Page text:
under windows it will last 1 hour on battery (its worn out in 3 years by 50% but in mint it lasts around 25mins, i understand its not designed for a laptop (thats what this discussion is about with a laptop verison)

but once small changes are made with the way the OS handles battery power im sure it will make a huge difference overall.

is it as easy as adding a dedicated battery scheme? that could have 2 points *laptop* and *desktop*

 
6 years ago

carsten
What I forgot yesterday: Under WinXp I played a lot with RM Clock to undervolt the processor. And I achieved a significant decrease in fan speed under full load (and off course a longer battery life). I have read, that under linux I have to adapt the kernel (phc), but I did not dare to do this yet (I am still far away from a linux guru). But it would be nice if a laptop adapted version of Linux Mint would include this.  
6 years ago

carsten
I use LMDE 64bit considering the hints of the program powertop and run the harddrive with the noatime option. I get about 7 to 8 hours of battery life. With Ubuntu and no effort of power saving I managed to get 4 hours In Win 7 I can only get about 5 to 6 hours.
Including some of this option in the installation dialog for laptops would be a nice feature! But I am already now really happy wuth LMDE in therms of power saving.
 
6 years ago

jordan4girl3
good idea...i was thinking of installing it on my old laptop...so that would be nice lol :]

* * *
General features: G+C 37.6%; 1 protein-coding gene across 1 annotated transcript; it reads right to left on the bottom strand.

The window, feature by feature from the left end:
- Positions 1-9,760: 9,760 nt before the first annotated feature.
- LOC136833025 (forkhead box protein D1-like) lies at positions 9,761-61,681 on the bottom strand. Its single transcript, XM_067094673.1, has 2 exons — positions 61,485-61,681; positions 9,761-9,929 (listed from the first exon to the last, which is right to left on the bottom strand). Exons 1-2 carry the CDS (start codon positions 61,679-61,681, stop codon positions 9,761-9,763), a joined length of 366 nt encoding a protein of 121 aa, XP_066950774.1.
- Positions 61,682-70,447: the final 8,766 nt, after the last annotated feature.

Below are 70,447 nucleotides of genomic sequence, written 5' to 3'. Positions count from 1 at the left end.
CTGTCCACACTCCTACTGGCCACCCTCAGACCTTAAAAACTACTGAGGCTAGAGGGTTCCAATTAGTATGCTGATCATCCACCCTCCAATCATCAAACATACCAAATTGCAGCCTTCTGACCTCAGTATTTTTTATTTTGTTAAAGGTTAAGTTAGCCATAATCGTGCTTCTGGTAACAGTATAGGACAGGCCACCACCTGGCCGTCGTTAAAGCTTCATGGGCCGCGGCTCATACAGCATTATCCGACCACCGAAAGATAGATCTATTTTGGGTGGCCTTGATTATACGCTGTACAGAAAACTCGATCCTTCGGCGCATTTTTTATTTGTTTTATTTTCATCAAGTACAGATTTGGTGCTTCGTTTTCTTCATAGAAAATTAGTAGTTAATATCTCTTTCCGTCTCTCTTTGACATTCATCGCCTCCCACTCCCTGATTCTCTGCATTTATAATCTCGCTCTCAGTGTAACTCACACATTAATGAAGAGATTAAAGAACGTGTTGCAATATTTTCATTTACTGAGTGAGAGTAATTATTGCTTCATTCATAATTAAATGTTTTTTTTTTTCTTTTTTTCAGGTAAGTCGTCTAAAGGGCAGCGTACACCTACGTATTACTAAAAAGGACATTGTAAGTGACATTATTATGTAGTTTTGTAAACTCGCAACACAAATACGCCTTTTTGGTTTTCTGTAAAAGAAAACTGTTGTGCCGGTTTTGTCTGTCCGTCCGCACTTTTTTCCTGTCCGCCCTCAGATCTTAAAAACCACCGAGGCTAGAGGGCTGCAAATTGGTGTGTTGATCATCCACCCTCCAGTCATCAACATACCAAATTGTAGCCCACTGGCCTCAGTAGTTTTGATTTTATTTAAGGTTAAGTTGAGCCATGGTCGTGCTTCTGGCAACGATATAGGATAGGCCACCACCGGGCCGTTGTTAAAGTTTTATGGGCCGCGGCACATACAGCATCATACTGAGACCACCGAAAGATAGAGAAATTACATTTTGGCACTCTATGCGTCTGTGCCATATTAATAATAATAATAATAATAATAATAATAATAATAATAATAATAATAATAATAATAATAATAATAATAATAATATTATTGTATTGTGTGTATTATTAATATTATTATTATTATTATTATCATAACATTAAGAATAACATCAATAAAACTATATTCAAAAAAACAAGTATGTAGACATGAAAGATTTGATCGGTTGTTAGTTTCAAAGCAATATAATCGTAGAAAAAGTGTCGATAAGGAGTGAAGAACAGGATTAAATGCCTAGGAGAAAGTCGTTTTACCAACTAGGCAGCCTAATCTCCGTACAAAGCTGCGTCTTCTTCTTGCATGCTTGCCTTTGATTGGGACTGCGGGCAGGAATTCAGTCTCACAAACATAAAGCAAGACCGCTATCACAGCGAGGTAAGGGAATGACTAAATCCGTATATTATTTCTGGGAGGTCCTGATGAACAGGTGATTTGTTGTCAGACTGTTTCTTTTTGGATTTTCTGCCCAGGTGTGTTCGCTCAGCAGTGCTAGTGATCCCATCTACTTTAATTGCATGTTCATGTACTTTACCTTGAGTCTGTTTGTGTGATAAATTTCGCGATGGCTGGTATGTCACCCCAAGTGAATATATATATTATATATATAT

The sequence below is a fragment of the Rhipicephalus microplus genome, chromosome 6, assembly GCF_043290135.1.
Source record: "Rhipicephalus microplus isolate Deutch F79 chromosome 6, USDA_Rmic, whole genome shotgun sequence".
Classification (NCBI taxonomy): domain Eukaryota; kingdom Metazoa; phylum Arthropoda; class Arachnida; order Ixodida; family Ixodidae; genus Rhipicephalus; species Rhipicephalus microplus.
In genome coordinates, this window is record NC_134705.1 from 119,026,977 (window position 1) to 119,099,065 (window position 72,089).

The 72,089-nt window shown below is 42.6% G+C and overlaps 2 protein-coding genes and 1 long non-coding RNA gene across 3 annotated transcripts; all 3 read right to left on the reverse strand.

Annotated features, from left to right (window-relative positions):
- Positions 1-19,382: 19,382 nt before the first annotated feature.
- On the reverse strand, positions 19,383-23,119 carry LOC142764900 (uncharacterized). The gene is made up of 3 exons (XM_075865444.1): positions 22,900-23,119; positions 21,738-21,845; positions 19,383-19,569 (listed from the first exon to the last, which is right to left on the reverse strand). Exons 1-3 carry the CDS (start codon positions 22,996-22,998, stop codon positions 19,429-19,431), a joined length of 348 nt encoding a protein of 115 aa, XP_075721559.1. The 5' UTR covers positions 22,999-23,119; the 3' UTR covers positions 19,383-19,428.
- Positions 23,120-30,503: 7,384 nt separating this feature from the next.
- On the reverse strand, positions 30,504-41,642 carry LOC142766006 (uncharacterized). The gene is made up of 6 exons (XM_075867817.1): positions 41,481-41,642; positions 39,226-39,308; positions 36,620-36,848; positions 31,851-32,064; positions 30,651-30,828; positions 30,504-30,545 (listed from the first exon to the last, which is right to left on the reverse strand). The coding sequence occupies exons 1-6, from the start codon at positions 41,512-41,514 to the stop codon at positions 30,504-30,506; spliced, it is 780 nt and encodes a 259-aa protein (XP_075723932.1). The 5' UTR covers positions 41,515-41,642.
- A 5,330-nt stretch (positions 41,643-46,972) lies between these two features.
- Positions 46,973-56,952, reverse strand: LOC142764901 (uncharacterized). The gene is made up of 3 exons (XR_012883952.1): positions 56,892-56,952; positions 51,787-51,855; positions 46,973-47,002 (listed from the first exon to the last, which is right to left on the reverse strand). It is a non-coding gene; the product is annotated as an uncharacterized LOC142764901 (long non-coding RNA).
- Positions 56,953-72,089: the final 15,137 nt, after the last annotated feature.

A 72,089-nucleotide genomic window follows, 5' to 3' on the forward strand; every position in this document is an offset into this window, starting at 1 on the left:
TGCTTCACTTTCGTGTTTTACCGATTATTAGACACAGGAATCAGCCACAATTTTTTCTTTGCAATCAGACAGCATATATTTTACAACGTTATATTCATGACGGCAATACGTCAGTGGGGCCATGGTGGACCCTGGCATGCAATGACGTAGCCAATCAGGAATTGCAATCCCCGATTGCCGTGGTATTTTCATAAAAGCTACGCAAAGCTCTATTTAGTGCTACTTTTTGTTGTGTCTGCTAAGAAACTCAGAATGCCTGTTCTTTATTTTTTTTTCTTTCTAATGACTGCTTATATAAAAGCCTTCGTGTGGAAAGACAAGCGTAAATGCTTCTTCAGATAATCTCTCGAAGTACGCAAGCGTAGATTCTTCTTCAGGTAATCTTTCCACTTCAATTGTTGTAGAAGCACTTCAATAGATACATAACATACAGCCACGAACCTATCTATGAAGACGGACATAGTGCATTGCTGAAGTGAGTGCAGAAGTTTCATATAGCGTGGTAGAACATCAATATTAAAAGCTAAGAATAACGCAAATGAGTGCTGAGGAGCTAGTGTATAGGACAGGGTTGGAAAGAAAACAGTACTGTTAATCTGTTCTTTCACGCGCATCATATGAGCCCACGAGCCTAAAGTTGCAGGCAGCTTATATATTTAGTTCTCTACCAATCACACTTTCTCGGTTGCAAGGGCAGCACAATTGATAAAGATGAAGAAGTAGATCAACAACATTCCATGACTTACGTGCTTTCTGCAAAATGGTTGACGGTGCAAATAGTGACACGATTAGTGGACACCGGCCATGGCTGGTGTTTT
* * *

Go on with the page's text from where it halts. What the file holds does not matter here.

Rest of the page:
6 years ago

akash211
I am currently using mint10 and windows7 but in both i am getting about the same battery life of 1hr. I always use windows7 and linuxmint in powersave mode. So I don't get a problem. Linuxmint uses less resources and I am happy with its battery life in mint.  
6 years ago

RobinJ
I'm currently using it on my laptop and I'm perfectly happy with it. And it does use less resources than Windows 7, I've also got Windows 7 installed on my laptop and it uses 5 times as much of my system resources. The power management in Mint is a bit poor. On Windows 7 I can work with my laptop for 3 hours while on battery power (power saving mode), and in Mint that's only only one and a half hour (and I put the processor on power save mode by using the applet for the Gnome Panel).  
6 years ago

keyneom
+1 but don't think it should be taken as a priority (tons of other things to do already) and don't think it will be taken as a priority, maybe in the future  
6 years ago

canci
For the HD, you can at least turn off writing timestamps by mounting the partitions as "noatime". That IMO should be default in every desktop distro. Also, there are things like decreasing swapping in favour of more RAM usage (which of course is only useful if you have more than 2 GB RAM). This decreases battery usage as well. Mind you, these things get you only a little bit more time. Nothing earth shattering.